I didn’t study at film school but I always really wanted to. I was just so desperate to start making my own films and had read so many books and studied so many films by the time I was 18, and most film schools wouldn’t take you until you were in your 20s.. Also we just couldn’t afford it. I’d saved up money from working all kinds of jobs in my teens so I could go, but it was way more than I thought. So I blew all that money on that Tropfest short you mentioned and just kept going from there. The one thing you really lose out on not going to film school though is the relationships. Most people I know still work with the people they went to film school with, and you never really have that kind of tribe without it. But you don’t necessarily need it, especially if you don’t have the dollars.
There is often a pressure to network at film festivals; having attended local, national and international festivals, what would be your advice to emerging filmmakers when it comes to ‘networking’?
"I think if you can just focus on the films and making them really good, the people will find you."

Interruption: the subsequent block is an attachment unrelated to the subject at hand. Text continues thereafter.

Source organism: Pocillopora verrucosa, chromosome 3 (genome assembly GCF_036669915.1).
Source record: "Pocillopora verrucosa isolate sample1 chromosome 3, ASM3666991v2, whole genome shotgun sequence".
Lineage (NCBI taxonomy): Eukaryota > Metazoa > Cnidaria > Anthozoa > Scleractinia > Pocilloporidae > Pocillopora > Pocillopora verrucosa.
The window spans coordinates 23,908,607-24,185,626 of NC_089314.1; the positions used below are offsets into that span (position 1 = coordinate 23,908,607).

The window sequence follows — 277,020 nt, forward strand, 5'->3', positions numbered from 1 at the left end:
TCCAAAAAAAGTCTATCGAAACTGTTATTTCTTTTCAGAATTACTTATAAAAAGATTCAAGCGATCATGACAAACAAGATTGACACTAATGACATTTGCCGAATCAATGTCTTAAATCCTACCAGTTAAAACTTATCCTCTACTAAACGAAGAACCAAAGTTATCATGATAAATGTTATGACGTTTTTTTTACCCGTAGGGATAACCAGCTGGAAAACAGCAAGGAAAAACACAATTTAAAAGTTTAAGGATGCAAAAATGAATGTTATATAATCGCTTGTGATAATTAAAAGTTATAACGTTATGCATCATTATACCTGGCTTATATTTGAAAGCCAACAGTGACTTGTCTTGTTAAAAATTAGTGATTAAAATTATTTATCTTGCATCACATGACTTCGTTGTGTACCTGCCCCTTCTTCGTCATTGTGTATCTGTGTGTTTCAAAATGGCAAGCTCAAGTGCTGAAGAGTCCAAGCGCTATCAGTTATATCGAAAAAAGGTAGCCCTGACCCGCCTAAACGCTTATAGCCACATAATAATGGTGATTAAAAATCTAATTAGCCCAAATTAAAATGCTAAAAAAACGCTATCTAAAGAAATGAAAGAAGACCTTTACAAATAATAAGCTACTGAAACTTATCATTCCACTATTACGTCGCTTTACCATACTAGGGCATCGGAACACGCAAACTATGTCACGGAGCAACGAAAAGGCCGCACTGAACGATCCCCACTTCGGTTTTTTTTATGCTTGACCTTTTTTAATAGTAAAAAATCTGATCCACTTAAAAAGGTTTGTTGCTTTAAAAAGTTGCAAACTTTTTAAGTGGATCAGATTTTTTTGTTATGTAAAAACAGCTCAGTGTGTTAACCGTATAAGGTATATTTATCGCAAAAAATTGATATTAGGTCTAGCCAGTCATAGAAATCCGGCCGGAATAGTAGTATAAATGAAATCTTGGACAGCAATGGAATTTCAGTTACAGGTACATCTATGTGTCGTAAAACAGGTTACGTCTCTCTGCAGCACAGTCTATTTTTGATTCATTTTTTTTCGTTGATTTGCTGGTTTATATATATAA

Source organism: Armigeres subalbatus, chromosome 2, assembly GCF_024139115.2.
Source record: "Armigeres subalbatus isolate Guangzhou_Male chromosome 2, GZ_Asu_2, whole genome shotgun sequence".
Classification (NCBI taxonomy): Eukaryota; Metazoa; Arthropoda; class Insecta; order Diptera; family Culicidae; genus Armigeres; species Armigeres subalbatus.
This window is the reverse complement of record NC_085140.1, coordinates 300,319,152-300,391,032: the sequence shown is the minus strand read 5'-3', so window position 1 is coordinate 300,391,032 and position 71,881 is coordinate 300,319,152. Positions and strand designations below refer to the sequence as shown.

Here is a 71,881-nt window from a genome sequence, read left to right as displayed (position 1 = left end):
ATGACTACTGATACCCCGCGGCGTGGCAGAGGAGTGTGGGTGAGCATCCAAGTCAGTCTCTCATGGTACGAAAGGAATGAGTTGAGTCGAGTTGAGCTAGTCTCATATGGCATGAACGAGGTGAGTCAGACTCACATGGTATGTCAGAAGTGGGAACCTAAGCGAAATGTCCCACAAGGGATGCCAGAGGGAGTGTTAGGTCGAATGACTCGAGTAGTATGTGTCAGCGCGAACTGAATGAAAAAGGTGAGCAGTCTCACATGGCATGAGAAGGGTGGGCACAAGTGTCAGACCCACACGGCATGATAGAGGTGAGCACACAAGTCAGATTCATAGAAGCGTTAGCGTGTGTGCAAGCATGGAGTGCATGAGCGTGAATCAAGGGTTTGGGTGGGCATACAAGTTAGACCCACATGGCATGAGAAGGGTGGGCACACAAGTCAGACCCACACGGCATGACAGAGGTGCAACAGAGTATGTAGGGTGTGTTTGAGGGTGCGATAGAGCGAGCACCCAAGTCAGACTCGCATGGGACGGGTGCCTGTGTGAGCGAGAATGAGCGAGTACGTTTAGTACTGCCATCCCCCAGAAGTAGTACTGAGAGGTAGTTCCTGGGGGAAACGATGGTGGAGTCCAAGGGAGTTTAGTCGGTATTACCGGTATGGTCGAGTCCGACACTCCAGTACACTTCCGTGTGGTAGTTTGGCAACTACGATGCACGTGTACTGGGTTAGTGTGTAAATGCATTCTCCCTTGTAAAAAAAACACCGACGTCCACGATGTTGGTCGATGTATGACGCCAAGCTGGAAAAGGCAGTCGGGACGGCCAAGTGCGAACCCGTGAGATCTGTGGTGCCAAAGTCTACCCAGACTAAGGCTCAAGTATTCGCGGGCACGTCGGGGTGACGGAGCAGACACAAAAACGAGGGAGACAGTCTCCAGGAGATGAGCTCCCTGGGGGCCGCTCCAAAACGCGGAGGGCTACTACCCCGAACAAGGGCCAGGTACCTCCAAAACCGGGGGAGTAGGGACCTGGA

I’m the worst person to ask. Mostly I’ve avoided it, and probably to my detriment. I was just never great at that. Now I suppose I do something like that but it’s different and more upfront. I don’t really go to many ‘networking events’ or things like that, but I like any quick meeting with somebody who I think I might be able to work with or who’s serious about making something. I think if you can just focus on the films and making them really good, the people will find you – again I could be completely wrong.
I don’t think so. It sounds simple, and- probably for that reason- true. Thank you so much for your time Charles! Good luck with the residual astonishment from your wonderful achievement…